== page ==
X-Ray Fluorescence (XRF)
In XRF, a specimen is bombarded by a beam of x-rays from an x-ray tube or radioactive source. These x-ray displace electrons from the inner orbits of the constituent atoms. These spaces left by these displaced electrons are filled by electrons from the outer orbits. The energy released by this process is emitted by a secondary or “fluorescent” x-ray. The energies of the secondary x-rays are characteristic of individual elements in any given material. Depending on the configuration of the equipment, XRF can identify about eighty elements simultaneously.
Why should archaeologists be interested in XRF?
XRF can be conducted on small objects with virtually no sample preparation. X-ray Fluorescence has been applied to a wide range of archaeological materials including obsidian, pigments, ceramics, metals and chert for the purpose of identifying sources and also for identifying unknown materials.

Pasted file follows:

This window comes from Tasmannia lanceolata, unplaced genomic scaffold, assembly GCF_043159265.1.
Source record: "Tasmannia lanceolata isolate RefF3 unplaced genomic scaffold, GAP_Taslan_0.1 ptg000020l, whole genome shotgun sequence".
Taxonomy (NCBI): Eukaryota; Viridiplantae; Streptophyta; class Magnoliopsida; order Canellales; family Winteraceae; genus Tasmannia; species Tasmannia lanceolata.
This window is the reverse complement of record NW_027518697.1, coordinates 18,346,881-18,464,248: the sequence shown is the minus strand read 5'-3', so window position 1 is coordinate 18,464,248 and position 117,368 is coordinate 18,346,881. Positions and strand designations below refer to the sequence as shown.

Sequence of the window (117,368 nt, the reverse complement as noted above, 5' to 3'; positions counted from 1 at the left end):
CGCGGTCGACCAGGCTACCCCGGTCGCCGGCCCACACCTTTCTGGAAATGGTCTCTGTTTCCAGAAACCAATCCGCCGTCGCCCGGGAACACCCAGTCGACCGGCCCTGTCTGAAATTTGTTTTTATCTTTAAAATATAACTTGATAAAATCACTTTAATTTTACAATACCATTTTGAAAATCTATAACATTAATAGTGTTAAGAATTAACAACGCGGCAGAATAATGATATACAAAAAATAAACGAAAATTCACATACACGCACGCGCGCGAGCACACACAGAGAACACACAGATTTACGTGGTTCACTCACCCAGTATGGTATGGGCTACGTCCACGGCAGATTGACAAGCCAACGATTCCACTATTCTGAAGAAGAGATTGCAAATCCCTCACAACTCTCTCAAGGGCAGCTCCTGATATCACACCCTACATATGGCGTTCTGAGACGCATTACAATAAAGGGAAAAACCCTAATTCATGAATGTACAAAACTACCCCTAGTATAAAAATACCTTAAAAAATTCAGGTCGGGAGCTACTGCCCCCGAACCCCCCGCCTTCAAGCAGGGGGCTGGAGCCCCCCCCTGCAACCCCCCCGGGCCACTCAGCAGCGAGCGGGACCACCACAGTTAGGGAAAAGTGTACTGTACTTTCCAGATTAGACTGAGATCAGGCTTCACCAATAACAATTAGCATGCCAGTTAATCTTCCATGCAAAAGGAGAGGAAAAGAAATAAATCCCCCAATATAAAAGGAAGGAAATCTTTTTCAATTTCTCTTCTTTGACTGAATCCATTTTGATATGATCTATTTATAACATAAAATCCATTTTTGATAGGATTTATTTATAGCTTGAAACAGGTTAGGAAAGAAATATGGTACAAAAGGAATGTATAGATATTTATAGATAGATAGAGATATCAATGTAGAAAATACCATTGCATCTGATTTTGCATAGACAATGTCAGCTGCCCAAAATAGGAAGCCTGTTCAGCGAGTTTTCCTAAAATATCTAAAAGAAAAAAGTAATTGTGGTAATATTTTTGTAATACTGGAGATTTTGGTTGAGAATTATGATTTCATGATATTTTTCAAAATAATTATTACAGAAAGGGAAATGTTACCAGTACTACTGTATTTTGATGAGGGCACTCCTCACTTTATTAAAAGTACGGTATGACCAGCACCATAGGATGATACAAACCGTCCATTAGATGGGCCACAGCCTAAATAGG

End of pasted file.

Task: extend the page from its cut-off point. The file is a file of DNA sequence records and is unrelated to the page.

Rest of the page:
What kind of samples are required for XRF analysis?
XRF is a semi-quantitative technique. Samples are ground into a fine powder that can be analyzed. Analysis of standard materials can also improve analytical accuracy. The output of the analysis is a table that delineates the elements observed and their relative quantities.
What else is important to know about XRF analysis?
As mentioned earlier, XRF analysis is a semi-quantitative technique. XRF lacks the precision of other elemental analysis techniques such as Neutron Activation Analysis. That is, the data produced by most analyses cannot be treated statistically or reproduced consistently within the same sample. However, for most routine archaeological analyses XRF is good enough to distinguish most obsidian sources from one another, identify the elements in pigments and metals, and distinguish different sources of pottery and chert